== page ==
Last week Thursday, while at the fourth quarterly meeting of the Nigeria Inter-Religious Council in Abuja, the Sultan of Sokoto, Alhaji Sa’ad Abubakar, delivered a damning verdict on the abject state of insecurity plaguing northern Nigeria.The Sultan specifically stated that the northern region was the worst place to live in the country.This was not the first time that the Sultan would complain about the decay of northern Nigeria. In February, while at a security meeting in Kaduna, he also warned that the setting up of a security outfit, Operation Shege-Ka-Fasa, by the Coalition of Northern Groups, was another terror group in the making. In that meeting, he complained about the number of solutions they had proffered on the northern situation, but which had not been implemented by their governors and other members of the political elite.
Two days after the Sultan spoke in Abuja, a group of elders under the aegis of Coalition of Northern Elders for Peace and Development issued a press statement commending him for his bravery in speaking out on the deplorable state of security. Their national coordinator, Zana Goni, and the National Women Leader, Hajia Mario Bichi, stated that the Sultan had vindicated their frequent alarm-sounding on the crisis of insecurity besieging the region. While it is puzzling that stating the obvious should be considered heroic, it also reflects their relief that a high-ranking member of the conservative northern establishment is breaking what looks like an enforced code of silence to speak to issues.
However, when you piece the Sultan’s February speech together with the recent one, you also find a man frustrated with politicians who are not ready to change a thing about the dysfunctionality of northern Nigeria. Like the rest of the leadership class that plagues Nigeria, they are unimaginative, corrupt, and innately sadistic.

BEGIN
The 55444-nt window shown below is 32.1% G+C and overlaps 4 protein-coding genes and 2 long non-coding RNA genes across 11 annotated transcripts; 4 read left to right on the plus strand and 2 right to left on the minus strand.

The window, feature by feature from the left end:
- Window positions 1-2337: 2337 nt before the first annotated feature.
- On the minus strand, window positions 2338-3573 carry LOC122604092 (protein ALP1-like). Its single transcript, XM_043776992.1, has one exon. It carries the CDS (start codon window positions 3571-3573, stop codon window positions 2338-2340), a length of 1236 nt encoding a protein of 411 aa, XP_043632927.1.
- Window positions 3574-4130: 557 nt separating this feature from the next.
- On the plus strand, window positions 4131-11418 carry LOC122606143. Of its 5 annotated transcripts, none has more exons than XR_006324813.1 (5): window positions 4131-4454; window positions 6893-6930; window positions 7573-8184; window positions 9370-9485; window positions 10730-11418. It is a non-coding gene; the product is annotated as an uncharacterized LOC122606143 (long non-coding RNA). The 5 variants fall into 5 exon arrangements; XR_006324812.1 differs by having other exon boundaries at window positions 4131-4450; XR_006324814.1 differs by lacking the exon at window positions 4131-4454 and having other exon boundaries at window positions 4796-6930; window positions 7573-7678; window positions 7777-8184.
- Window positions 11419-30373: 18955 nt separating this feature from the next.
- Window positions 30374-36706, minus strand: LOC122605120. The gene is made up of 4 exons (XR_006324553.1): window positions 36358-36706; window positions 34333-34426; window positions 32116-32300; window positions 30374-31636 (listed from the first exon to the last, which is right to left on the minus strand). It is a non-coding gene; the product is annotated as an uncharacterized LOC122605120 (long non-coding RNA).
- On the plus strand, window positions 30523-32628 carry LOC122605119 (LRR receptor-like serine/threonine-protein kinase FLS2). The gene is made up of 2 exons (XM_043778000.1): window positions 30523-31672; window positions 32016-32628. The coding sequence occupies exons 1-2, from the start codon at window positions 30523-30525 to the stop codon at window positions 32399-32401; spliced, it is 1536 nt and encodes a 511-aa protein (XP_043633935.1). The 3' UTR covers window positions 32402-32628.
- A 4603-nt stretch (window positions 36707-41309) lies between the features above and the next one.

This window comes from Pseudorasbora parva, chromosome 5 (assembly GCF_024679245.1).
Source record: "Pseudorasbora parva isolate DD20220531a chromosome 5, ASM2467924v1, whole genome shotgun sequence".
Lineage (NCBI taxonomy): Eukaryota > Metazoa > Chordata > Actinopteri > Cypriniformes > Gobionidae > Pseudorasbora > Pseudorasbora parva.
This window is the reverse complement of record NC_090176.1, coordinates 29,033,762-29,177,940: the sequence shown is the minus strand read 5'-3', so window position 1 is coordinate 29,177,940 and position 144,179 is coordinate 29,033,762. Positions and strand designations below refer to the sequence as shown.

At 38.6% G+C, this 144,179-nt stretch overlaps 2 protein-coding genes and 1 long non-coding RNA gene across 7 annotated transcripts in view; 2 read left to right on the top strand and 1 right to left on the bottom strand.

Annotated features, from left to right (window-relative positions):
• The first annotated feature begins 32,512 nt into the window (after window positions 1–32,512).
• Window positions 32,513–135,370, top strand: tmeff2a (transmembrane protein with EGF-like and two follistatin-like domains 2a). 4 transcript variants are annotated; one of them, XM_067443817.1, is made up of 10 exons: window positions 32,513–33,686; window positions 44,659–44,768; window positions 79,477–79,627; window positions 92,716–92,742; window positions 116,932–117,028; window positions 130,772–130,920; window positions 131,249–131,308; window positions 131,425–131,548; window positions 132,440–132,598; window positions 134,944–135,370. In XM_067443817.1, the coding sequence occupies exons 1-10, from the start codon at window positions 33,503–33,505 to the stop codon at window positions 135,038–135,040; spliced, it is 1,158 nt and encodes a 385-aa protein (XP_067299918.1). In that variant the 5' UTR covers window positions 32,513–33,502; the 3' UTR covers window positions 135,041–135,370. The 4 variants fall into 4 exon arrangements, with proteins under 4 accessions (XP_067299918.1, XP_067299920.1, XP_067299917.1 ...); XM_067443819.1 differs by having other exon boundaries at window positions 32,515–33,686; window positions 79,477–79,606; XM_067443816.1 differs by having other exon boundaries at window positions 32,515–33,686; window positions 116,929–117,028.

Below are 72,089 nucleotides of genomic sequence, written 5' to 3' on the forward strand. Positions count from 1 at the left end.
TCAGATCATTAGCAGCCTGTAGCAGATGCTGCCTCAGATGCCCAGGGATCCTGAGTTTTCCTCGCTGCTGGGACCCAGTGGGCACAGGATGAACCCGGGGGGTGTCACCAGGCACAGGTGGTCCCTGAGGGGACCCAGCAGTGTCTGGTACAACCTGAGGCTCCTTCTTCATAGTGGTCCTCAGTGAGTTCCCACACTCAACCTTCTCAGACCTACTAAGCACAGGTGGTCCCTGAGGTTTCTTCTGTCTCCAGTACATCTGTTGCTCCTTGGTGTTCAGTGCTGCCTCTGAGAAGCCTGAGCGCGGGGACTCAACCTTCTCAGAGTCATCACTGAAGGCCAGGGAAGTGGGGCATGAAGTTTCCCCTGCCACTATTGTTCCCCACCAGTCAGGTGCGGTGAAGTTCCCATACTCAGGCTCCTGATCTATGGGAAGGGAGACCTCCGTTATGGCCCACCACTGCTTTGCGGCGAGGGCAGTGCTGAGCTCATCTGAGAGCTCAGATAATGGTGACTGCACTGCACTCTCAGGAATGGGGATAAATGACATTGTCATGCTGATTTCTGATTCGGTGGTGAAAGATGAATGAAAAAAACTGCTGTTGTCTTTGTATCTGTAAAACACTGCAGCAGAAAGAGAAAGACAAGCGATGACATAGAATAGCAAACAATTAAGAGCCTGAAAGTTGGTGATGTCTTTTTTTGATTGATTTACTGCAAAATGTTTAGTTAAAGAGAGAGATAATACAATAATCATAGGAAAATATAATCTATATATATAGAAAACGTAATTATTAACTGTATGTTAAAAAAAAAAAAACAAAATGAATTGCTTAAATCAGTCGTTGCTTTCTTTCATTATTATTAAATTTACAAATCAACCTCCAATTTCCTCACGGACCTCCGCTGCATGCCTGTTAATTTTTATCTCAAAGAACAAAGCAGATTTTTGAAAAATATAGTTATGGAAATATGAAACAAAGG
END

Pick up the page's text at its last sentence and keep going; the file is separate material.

There is not much anyone can achieve with a set of leaders impervious to reason and progress other than just talk. While talk is useful, it can also be cheapened when it does not stimulate corresponding relevant actions. One or two more speeches like the one the Sultan gave last week, and he may end up like former Emir Muhammad Sanusi II. Sanusi talked and talked about the many northern Nigeria problems at every opportunity he got until the sharp edge of his criticisms blunted. Sanusi’s criticisms were important, no doubt, but their potential effectiveness was also circumscribed by the limits of what is possible for a traditional ruler whose legitimacy partly subsists on the upside-down world he was seeking to overturn. It also did not help that the ghosts of his hypocrisies stood on his shoulders and haunted his message. It is only a matter of time before the Sultan’s talk too gets overwhelmed by unrelenting reality.
what is happening in the north cannot be solved by mere speeches,actions need to be involved.
come to think of it,the northern part of the country is known to have the highest level of low income,poverty and illetracy.is it not enough reason for the youths to embark on social vices?
The government need to pay attention to their cries ,as lives are being wasted.OMOKOSHABAN